On Tuesdays, alone of the week, I do not need to be home at four for the arrival of the bus, nor do I need to think of what to make for dinner that would not shock my circle of organic-eating, protein-aware mothers (tell me, what really is wrong with a meal composed of corn chips, frozen french fries, and ice cream?). It is my day, and dinner will be what I want, when I want. Eight, or nine, it matters not. By Monday afternoon I am full of happy anticipation: I think I will . . . answer all those e-mails, and take my time doing it; I will go to the grocery, a period of time when I can let the brain go into sleep mode, cool off while I throw things into the cart; take Nelly for a long walk and not care--too much--if she goes AWOL in the briers at the cornfields; go home and put on some records extra-loud while preparing dinner, usually a can of vegetarian chili; build a fire; and, finally, have some time to write.
Awful as it is--sometimes twisting the gut, forcing me to get up and wander the house in search of anything that needs doing so as to delay the ugly confrontation with the blank page (sometimes I am sure I hear it go "nyah-nyah!")--I like writing. Only problem is, I can't do it anymore with anyone else in the house. If there is, I find myself steeled for the inevitable moment when at last a pour of words is about to come, thank god, and . . . "Mom? I need ______" [fill in the blank: pencil, toilet paper, a definition, math help--ha!--a book on Indians, a hug]. All of these are given gratefully. Nights alone us two, talking about cartoons or music or (now, sometimes) girls, are so amazing I wish I could share them with everyone. But when I finally grab on to some slippery words that have been eluding me for hours, and then they slide away again (such is the power of the word "mom"), it's best not to even begin.
So I treat myself to the full array of lonesome pleasures on Tuesdays, chief among them the glass of wine, the laptop on the floor in front of the fireplace, and time.
Last year--it seems just a dream, a whole year gone in that place--in my rental house without a fireplace, I made a vow to my child. It went like this. "As god is my witness, we'll never live without a fireplace again!"
So when I went down the spec sheets of houses for sale, first I looked to see if they were Nelly-friendly; next, if I could afford them; and third, if they had a fireplace. My amphibian's blood needs this warmth; a house needs a heart. Plus, where are you going to roast marshmallows when the urge takes you in mid-February?
So Nelly and I walked the cornfields next to the icy river on Tuesday; for a mile there and back, there was no one, only crows, their own cut-paper silhouette against the yellow-blue-brown land and sky, and the sound of Nelly diving into the brush, her tags jingling far away. We got back in the car; no one. We drove to the store for a bottle of pinot grigio, for no one else. At home, no one. Nelly ate, then got up on the couch to see what I would do next, but then she couldn't keep her eyes open after her rich day of careening about at top speed, and now the bony meal calling forth digestive effort from her body. I put a match to the paper, and yellow-orange leaped up so I could watch this small magic, wood consumed and turned into unmatchable warmth. The chili was heating on the stove. The computer screen turned blue, clicked.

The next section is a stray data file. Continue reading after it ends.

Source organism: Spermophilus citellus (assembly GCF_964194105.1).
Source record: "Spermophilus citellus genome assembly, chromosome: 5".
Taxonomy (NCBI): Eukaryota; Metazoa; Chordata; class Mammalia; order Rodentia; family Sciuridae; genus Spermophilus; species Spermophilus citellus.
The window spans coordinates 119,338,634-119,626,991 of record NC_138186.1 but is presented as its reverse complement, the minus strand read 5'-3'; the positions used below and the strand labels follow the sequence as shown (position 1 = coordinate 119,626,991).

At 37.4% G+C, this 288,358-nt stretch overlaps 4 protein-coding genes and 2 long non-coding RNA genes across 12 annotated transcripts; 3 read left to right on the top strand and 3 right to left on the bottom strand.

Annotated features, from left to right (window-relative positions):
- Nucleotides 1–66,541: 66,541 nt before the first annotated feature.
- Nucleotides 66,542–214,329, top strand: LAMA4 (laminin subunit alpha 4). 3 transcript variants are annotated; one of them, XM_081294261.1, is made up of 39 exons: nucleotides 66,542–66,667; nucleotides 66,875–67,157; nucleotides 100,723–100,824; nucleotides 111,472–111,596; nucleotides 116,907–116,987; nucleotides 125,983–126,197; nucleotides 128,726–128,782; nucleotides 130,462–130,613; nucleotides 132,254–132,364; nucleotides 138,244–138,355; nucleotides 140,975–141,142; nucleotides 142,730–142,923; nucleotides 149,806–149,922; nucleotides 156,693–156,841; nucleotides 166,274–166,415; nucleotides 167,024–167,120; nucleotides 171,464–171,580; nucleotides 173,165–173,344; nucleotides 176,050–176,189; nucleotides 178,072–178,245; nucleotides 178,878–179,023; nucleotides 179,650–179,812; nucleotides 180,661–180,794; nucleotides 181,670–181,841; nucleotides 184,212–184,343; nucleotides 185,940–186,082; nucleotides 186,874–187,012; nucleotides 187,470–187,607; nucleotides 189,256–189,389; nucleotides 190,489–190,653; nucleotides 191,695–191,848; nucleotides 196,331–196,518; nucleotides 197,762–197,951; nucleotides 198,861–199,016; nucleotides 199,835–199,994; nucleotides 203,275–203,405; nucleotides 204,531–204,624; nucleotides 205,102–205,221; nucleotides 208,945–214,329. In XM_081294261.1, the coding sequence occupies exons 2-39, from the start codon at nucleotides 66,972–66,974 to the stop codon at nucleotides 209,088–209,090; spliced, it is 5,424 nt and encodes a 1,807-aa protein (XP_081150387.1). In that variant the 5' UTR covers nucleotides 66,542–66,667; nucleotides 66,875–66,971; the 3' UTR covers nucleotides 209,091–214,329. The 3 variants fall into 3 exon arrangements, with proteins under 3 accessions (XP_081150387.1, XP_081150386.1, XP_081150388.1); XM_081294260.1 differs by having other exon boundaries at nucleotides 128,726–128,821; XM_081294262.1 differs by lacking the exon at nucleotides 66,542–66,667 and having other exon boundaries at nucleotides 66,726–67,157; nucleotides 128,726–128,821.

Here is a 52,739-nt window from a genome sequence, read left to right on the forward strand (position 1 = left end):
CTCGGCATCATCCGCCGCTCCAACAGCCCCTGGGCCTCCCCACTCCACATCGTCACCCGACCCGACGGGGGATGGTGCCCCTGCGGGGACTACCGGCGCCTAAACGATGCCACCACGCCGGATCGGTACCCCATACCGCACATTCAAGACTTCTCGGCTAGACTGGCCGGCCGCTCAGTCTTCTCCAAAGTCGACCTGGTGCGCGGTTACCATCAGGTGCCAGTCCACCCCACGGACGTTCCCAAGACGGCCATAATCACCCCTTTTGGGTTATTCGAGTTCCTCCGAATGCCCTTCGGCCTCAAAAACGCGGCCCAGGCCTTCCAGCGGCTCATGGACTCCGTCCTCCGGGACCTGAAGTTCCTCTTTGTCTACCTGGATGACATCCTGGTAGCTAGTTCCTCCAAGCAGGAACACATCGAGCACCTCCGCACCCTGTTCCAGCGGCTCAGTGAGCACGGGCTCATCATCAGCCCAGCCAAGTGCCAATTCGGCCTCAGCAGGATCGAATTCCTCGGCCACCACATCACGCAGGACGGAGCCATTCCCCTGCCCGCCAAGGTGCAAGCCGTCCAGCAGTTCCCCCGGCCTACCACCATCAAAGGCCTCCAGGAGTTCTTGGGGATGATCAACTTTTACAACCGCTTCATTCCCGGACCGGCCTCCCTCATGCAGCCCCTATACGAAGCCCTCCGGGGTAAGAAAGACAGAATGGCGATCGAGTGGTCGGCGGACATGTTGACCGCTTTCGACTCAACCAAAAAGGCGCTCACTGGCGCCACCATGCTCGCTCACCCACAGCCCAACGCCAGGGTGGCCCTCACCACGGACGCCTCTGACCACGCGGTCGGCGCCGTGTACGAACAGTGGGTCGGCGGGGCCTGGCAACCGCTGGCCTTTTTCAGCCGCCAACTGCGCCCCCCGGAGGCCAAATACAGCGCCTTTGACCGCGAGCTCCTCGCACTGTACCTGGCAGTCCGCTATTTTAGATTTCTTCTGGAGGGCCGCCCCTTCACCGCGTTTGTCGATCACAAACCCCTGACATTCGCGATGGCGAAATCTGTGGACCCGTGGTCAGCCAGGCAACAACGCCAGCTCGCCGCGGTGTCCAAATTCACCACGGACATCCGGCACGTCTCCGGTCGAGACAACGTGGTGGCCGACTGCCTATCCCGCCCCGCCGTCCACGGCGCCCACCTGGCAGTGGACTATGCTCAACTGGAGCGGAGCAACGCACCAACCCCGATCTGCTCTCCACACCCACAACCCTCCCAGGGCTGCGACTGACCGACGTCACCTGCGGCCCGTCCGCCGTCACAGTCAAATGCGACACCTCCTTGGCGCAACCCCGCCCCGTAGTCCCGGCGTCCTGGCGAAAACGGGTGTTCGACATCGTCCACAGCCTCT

I could stay up late, just as in the olden days when there was no seven-thirty alarm to hit me between the ears with its urgent message: Get up, get up, make breakfast, make lunch, make snack, get boy out the door at eight-fifteen so as not to miss the bus. I was free to do whatever the hell I wanted, and that alone made a little nest of satisfaction into which I could psychically curl.
Then the words came. The keys clicked and clacked. Hit save. It does not happen like this every time; it does not happen like this even a quarter of the time. But Tuesday it did. Tuesday, it did.
I threw on two more logs, then lay back on the floor to feel this passing triumph. That is when it came to me. It moved upward along my body, until it stroked my face. Joy. For I wanted nothing in my life to be different, not this night, in which I give myself anything I please, and not the next day, when I would rejoin the community of men, or at least indoor soccer and homework struggles. There would be my son's shy smile when he first comes in the door, looking to see if I am unchanged after a whole day in which we have not seen each other.
On Tuesdays, I can practically shout it to the mountains that rise in their unknowable mystery behind the new house, the one with the fireplace: I love my life, every striated bit of it. Being alone; being unalone. Each in their own proper time.
But let me know if you have something better I could trade you for.